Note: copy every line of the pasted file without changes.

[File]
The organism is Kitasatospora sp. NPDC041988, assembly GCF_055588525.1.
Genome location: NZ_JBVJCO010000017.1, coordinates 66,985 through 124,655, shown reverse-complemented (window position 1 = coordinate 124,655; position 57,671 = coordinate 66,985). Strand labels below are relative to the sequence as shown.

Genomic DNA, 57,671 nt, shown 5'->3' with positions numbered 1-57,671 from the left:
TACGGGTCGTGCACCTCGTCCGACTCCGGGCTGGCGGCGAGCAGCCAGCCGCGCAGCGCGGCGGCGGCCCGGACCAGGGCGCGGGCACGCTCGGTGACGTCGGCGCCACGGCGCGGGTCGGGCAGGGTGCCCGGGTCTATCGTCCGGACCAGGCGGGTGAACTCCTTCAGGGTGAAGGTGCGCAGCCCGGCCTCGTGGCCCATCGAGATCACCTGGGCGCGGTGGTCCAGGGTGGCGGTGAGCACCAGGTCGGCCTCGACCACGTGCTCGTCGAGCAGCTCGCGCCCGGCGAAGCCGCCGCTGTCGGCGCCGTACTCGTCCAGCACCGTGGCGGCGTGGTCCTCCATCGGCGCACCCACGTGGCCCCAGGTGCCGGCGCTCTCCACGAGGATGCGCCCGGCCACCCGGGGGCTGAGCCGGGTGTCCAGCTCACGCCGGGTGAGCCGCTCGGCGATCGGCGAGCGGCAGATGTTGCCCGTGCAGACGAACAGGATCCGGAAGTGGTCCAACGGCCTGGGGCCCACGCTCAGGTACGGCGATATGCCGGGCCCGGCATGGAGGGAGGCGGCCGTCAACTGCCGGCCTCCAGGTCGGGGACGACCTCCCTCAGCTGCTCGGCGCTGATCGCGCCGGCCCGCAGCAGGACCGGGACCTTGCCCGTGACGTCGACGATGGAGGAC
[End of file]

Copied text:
The organism is Kitasatospora sp. NPDC041988, assembly GCF_055588525.1.
Genome location: NZ_JBVJCO010000017.1, coordinates 66,985 through 124,655, shown reverse-complemented (window position 1 = coordinate 124,655; position 57,671 = coordinate 66,985). Strand labels below are relative to the sequence as shown.

Genomic DNA, 57,671 nt, shown 5'->3' with positions numbered 1-57,671 from the left:
TACGGGTCGTGCACCTCGTCCGACTCCGGGCTGGCGGCGAGCAGCCAGCCGCGCAGCGCGGCGGCGGCCCGGACCAGGGCGCGGGCACGCTCGGTGACGTCGGCGCCACGGCGCGGGTCGGGCAGGGTGCCCGGGTCTATCGTCCGGACCAGGCGGGTGAACTCCTTCAGGGTGAAGGTGCGCAGCCCGGCCTCGTGGCCCATCGAGATCACCTGGGCGCGGTGGTCCAGGGTGGCGGTGAGCACCAGGTCGGCCTCGACCACGTGCTCGTCGAGCAGCTCGCGCCCGGCGAAGCCGCCGCTGTCGGCGCCGTACTCGTCCAGCACCGTGGCGGCGTGGTCCTCCATCGGCGCACCCACGTGGCCCCAGGTGCCGGCGCTCTCCACGAGGATGCGCCCGGCCACCCGGGGGCTGAGCCGGGTGTCCAGCTCACGCCGGGTGAGCCGCTCGGCGATCGGCGAGCGGCAGATGTTGCCCGTGCAGACGAACAGGATCCGGAAGTGGTCCAACGGCCTGGGGCCCACGCTCAGGTACGGCGATATGCCGGGCCCGGCATGGAGGGAGGCGGCCGTCAACTGCCGGCCTCCAGGTCGGGGACGACCTCCCTCAGCTGCTCGGCGCTGATCGCGCCGGCCCGCAGCAGGACCGGGACCTTGCCCGTGACGTCGACGATGGAGGAC